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Saturday, December 15 , 2018, 7:06 am | Fair 42º


Public Weighs In on Statewide Fracking Bill at Santa Maria Hearing

Hydraulic fracturing, or fracking, is a high-intensity oil and gas production technique that remains controversial in Santa Barbara County and California, as public comment revealed on Tuesday with speakers showing up at a Santa Maria hearing to discuss a new Senate bill. 

Gov. Jerry Brown signed into law Senate Bill 4 last September, which aimed to complement existing rules surrounding well construction standards. The bill was an effort to safeguard public health and the environment from well-stimulation practices, including hydraulic fracturing.

The bill requires a permit from the Division of Oil, Gas and Geothermal Resources, also known as DOGGR, to conduct well stimulation and the permit must include detailed information about the fluids to be used, a groundwater monitoring plan, and a water management plan.

The agency said that copies of an approved permit must be sent to neighboring property owners and tenants, and water well testing must be provided upon request.

The regulations may not go into effect until next summer, so a set of rules was put in place in the meantime that requires oil and gas well operators to submit notification of well stimulation treatments and other info to DOGGR.

DOGGR officials took public comment on the proposed regulations in Santa Maria on Tuesday evening, and will gather public comment from four other cities over the next week, including Long Beach, Sacramento, Bakersfield and Salinas. 

Some environmental groups maintain the law doesn't go far enough.

Locally, proponents of Measure P, a ballot measure that will go before voters this fall asking them to ban fracking, acidizing and steam injection methods in Santa Barbara County, submitted comments opposing the bill.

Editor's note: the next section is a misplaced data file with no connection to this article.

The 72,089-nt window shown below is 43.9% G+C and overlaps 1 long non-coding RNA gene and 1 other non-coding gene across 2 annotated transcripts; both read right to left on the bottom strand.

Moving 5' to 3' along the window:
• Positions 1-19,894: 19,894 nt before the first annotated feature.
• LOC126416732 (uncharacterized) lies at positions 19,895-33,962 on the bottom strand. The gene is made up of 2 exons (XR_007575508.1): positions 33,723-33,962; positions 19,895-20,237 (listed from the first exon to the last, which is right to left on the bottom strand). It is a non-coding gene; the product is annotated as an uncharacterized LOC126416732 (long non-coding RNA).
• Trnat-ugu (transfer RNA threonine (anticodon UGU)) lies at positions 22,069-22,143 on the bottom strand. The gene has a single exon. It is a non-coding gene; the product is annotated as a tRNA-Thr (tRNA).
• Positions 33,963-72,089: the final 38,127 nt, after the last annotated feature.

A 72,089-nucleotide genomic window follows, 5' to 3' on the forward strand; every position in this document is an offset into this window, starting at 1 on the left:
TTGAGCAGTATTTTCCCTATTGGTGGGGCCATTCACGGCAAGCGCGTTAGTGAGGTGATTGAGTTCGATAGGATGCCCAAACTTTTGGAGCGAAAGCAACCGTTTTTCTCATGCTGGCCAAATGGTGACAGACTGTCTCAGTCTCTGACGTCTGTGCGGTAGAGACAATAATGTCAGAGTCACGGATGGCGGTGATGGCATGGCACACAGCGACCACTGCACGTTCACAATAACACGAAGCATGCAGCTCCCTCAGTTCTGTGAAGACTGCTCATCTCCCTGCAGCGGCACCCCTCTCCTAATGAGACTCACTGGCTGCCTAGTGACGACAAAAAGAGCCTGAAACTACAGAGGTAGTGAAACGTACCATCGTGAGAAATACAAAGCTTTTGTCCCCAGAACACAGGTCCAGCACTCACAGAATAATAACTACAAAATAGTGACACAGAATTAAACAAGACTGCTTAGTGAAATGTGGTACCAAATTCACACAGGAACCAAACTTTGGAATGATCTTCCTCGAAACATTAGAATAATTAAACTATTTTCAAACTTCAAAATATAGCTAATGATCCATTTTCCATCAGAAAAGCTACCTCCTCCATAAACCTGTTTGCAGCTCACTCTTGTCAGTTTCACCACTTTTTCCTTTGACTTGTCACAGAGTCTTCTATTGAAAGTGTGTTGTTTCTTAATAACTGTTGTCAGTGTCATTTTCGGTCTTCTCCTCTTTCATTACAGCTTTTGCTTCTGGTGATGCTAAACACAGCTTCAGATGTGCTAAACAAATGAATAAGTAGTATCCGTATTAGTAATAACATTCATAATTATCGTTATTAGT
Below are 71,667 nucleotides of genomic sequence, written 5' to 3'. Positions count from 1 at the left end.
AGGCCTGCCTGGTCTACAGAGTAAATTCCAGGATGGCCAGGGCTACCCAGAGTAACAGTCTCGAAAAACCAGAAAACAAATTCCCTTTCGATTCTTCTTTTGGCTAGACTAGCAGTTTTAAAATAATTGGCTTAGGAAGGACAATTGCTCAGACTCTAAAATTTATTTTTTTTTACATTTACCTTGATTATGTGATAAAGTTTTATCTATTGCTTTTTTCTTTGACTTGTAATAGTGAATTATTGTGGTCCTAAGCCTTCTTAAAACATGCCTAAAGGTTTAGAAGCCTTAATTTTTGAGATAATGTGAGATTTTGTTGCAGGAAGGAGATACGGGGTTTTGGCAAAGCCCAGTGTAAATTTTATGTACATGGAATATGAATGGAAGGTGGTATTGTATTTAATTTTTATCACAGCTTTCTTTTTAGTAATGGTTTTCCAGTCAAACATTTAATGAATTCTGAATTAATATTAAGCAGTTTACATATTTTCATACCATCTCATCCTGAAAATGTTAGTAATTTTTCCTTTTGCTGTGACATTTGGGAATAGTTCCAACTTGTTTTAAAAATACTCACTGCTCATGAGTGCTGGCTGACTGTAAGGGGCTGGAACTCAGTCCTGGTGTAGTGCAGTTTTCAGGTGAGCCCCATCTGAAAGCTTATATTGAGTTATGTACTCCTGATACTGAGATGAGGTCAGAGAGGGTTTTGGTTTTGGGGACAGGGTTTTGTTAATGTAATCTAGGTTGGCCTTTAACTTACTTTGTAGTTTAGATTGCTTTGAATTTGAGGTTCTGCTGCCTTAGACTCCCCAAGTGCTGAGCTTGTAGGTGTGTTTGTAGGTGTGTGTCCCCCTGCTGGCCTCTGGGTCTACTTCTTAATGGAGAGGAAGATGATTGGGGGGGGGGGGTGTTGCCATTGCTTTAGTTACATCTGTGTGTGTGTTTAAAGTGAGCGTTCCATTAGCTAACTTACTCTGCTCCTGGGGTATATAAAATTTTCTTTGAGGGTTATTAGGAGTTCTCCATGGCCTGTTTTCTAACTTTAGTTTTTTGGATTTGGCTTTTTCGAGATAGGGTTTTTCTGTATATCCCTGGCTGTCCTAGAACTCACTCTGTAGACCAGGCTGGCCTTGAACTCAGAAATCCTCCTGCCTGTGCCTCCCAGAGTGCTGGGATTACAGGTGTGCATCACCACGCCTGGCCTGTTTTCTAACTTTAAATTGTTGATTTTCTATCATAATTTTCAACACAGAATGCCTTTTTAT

"These regulations don't even include high-intensity steam injection, which can also employ chemicals and pose the same risks to water and air as fracking," according to Lompoc resident and Measure P supporter Janet Blevins, adding that water testing regulations would be too little, too late.

Others said the bill already goes too far.

Ed Hazard, whose family has owned mineral rights in the county since 1870, said that the current state regulations are a model for other places and already safeguard the community.

"California knows how to do oil right," he said.  "We should be doing more oil right, not stopping production."

Nathan Schmitt, who works for Distribution Now, a company which sells oil and gas equipment, said that the regulations "will be the strictest in the nation" and the state should not pursue a ban.

Linda Phillips spoke on behalf of the League of Women Voters and said there are many loopholes in the current bill. She was concerned about water testing and the lack of disclosures about the types of acid that would be used and in what concentrations.

"As a chemist, I find this very serious," she said.

Noozhawk staff writer Lara Cooper can be reached at .(JavaScript must be enabled to view this email address). Follow Noozhawk on Twitter: @noozhawk, @NoozhawkNews and @NoozhawkBiz. Connect with Noozhawk on Facebook.

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